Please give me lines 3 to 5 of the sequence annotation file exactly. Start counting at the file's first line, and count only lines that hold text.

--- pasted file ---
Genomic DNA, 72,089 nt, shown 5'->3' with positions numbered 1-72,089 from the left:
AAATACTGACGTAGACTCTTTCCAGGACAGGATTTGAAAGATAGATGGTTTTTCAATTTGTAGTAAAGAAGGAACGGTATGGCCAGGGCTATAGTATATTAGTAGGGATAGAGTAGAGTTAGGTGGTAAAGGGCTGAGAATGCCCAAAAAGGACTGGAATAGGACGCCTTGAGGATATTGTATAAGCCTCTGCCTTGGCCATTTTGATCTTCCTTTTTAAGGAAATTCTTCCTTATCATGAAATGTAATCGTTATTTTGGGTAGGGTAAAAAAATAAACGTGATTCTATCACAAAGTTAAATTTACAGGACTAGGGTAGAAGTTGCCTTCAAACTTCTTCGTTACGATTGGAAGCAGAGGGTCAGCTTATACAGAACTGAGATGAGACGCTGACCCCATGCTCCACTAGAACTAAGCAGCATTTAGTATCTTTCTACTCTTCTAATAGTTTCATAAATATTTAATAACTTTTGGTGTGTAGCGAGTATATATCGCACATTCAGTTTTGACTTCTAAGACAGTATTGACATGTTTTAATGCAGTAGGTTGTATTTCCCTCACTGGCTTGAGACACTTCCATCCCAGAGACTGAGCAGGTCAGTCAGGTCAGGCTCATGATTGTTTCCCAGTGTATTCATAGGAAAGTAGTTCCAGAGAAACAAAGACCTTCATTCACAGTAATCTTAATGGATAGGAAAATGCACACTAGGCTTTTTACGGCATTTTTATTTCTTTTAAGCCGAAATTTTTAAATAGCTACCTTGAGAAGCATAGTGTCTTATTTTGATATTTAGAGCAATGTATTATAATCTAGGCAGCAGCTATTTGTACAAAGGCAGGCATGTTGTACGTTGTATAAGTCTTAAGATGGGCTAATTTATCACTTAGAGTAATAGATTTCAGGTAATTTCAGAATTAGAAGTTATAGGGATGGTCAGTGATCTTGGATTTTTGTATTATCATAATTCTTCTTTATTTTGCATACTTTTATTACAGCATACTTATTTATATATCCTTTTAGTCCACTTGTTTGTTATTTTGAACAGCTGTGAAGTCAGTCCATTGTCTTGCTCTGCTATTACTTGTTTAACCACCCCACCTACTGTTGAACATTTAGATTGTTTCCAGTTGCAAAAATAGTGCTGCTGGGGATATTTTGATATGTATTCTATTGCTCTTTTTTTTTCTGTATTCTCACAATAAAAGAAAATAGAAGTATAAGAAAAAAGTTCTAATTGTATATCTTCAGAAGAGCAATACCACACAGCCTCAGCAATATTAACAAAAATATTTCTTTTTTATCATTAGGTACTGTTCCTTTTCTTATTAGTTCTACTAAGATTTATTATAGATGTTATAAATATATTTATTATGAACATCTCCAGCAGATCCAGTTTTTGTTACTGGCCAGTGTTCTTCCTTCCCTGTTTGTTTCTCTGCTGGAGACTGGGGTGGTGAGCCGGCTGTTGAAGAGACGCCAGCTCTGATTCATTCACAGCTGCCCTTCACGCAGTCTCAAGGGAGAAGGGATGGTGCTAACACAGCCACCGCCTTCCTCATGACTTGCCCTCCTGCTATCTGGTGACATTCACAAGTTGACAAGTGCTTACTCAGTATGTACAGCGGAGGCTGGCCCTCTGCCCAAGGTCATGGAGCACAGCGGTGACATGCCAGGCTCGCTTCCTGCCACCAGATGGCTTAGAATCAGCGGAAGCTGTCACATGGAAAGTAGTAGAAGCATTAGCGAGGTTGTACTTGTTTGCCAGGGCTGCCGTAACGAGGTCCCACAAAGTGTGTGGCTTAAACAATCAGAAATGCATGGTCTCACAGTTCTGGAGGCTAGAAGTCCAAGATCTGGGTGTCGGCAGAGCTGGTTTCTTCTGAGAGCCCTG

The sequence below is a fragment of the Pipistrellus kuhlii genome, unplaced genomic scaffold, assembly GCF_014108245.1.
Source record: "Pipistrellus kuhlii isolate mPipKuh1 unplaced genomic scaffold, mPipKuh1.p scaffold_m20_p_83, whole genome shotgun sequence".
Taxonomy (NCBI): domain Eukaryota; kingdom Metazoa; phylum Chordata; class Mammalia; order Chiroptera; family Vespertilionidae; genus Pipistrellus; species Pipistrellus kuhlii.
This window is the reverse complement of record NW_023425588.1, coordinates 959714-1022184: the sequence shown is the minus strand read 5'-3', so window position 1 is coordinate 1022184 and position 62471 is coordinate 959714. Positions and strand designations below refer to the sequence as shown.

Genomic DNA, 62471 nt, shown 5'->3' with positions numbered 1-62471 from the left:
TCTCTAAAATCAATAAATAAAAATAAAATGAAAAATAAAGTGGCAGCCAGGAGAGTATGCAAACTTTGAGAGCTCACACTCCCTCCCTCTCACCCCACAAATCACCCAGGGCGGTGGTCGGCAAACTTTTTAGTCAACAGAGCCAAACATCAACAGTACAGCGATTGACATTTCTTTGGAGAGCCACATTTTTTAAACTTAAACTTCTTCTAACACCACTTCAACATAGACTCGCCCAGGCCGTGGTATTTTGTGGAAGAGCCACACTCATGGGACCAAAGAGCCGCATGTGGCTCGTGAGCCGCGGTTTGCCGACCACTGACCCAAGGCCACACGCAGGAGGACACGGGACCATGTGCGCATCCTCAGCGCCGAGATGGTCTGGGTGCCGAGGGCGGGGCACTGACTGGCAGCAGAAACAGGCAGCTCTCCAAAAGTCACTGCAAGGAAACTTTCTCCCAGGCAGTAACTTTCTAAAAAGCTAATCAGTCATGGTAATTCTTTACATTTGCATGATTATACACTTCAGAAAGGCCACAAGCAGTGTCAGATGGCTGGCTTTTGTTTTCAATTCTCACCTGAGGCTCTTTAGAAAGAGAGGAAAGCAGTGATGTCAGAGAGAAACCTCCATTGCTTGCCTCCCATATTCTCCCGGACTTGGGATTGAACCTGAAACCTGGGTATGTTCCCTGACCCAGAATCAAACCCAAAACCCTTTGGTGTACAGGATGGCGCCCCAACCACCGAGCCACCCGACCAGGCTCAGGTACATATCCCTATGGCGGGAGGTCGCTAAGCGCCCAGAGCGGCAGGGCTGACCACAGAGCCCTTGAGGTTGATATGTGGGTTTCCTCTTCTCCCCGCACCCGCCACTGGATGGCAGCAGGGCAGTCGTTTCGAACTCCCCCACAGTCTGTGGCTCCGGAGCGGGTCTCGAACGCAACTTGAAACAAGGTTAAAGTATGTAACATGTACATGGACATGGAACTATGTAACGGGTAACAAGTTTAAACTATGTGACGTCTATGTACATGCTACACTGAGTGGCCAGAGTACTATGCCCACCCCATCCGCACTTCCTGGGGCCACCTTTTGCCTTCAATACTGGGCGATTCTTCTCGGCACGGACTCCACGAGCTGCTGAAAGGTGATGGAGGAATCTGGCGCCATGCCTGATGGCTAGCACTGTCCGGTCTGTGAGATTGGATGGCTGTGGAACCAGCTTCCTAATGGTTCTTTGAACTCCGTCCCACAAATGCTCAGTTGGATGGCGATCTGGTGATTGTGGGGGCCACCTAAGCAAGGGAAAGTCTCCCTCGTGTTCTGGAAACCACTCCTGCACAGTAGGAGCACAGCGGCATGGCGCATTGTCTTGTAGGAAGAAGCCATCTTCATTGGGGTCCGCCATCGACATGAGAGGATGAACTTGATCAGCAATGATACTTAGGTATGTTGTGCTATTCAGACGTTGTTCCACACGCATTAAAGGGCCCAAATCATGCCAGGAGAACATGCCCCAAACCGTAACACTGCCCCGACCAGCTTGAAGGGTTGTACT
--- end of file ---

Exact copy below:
The sequence below is a fragment of the Pipistrellus kuhlii genome, unplaced genomic scaffold, assembly GCF_014108245.1.
Source record: "Pipistrellus kuhlii isolate mPipKuh1 unplaced genomic scaffold, mPipKuh1.p scaffold_m20_p_83, whole genome shotgun sequence".
Taxonomy (NCBI): domain Eukaryota; kingdom Metazoa; phylum Chordata; class Mammalia; order Chiroptera; family Vespertilionidae; genus Pipistrellus; species Pipistrellus kuhlii.